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Government challenged over pledge to increase nursery teachers

Willie Rennie has called on the Scottish Government to say if its commitment to recruit more nursery teachers for deprived areas has been ‘binned’ (Andrew Milligan/PA)
Willie Rennie has called on the Scottish Government to say if its commitment to recruit more nursery teachers for deprived areas has been ‘binned’ (Andrew Milligan/PA)

Scottish ministers are being challenged over whether a promise to recruit more nursery teachers to work in the most deprived communities has been “binned”.

The Liberal Democrats say that more than five years after First Minister Nicola Sturgeon personally pledged hundreds more staff would be taken on, the target has still not been met.

In January 2017, Ms Sturgeon committed that an extra 435 graduates would be in place in nurseries by 2018, at the time insisting the move was “absolutely crucial to tackling the attainment gap”.

First Minister Nicola Sturgeon said in January 2017 that more staff would be taken on for nurseries in the most deprived areas (Jane Barlow/PA)

But the Lib Dems said figures from September 2021 show there were at that point 356 of the “equity and excellence leaders” in post – with 327 full-time equivalent (FTE) having been taken on.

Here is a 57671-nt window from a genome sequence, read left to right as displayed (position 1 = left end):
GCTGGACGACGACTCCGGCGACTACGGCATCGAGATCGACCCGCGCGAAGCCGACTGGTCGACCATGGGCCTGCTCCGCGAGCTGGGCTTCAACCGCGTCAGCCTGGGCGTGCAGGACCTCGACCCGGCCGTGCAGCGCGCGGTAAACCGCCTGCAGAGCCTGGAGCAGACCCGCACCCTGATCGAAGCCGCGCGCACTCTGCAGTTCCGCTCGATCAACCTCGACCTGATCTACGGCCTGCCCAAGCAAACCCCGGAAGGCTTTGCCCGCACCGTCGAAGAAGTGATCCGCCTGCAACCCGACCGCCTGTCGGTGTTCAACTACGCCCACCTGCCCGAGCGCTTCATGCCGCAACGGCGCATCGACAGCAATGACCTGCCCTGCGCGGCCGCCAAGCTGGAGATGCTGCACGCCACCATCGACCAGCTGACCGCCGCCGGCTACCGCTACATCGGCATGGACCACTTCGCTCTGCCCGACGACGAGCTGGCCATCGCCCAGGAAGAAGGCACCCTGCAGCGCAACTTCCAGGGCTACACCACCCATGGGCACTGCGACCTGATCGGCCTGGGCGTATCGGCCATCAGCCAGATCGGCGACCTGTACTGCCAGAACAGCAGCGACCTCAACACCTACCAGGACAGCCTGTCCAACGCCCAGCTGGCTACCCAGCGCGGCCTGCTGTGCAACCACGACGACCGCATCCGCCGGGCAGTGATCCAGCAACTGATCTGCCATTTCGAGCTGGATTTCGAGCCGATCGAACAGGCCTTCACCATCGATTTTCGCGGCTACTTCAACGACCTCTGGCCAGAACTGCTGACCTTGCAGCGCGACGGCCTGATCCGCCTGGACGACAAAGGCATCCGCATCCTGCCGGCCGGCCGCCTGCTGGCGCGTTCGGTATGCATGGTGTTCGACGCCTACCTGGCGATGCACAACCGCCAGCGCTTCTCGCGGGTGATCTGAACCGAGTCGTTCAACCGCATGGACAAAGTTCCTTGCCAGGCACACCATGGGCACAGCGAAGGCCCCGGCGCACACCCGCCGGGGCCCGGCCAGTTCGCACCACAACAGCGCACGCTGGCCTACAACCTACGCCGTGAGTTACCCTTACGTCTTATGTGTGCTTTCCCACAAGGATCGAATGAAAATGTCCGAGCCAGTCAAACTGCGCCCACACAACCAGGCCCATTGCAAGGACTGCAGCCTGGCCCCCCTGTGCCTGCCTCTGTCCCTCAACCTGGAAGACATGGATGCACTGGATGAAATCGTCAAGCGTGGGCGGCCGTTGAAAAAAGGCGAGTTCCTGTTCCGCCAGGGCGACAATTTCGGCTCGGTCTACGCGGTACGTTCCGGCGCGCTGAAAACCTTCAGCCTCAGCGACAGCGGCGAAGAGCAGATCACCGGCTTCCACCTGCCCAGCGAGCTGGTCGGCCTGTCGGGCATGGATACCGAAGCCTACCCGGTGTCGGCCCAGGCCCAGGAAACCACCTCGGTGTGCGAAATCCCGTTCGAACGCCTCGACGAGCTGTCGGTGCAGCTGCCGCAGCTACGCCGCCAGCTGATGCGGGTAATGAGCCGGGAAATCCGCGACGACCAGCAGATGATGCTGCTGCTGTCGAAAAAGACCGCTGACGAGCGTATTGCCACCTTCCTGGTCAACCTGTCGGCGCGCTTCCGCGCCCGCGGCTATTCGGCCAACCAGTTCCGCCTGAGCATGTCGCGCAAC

The party’s education spokesman Willie Rennie hit out at the Scottish Government, saying: “More than 100 nurseries in the most deprived communities in Scotland don’t have the extra nursery teacher Nicola Sturgeon personally promised would arrive in 2018.”

As a result, he said “thousands of children have missed out and moved on”, adding that the “chance to give them a better start in life and close the attainment gap has been squandered”.

Mr Rennie continued: “Astonishingly, at the current rate of progress it’s going to take another 10 years for the SNP to meet what was a one-year target.”

Ms Sturgeon has previously insisted that closing the attainment gap is her top priority, but Mr Rennie claimed SNP ministers have “lost interest” in tackling the problem and “switched their focus back to independence instead”.

He said: “Nicola Sturgeon promising education would be her number one priority feels like an awfully long time ago for children and parents. They are being taken for a ride.

“They deserve to know if this nursery staffing target will ever be met, or if it has been binned too.”

Children’s minister Clare Haughey said: “Since 2017, the early learning and childcare workforce has expanded massively, with graduate ELC staff increasing by more than half.

“This expansion means that by August 2021, every local authority in Scotland confirmed they were able to offer 1,140 hours of funded ELC to all three and four-year-olds and two-year-olds who need it most.

“This is great for children and families. Being able to access high quality ELC, delivered by a range of staff with different skills and qualifications, is a corner-stone of narrowing the poverty-related attainment gap.

“As of January 2022, over 111,000 children were benefitting from funded ELC across Scotland, saving families on average £4,900 per child annually.”

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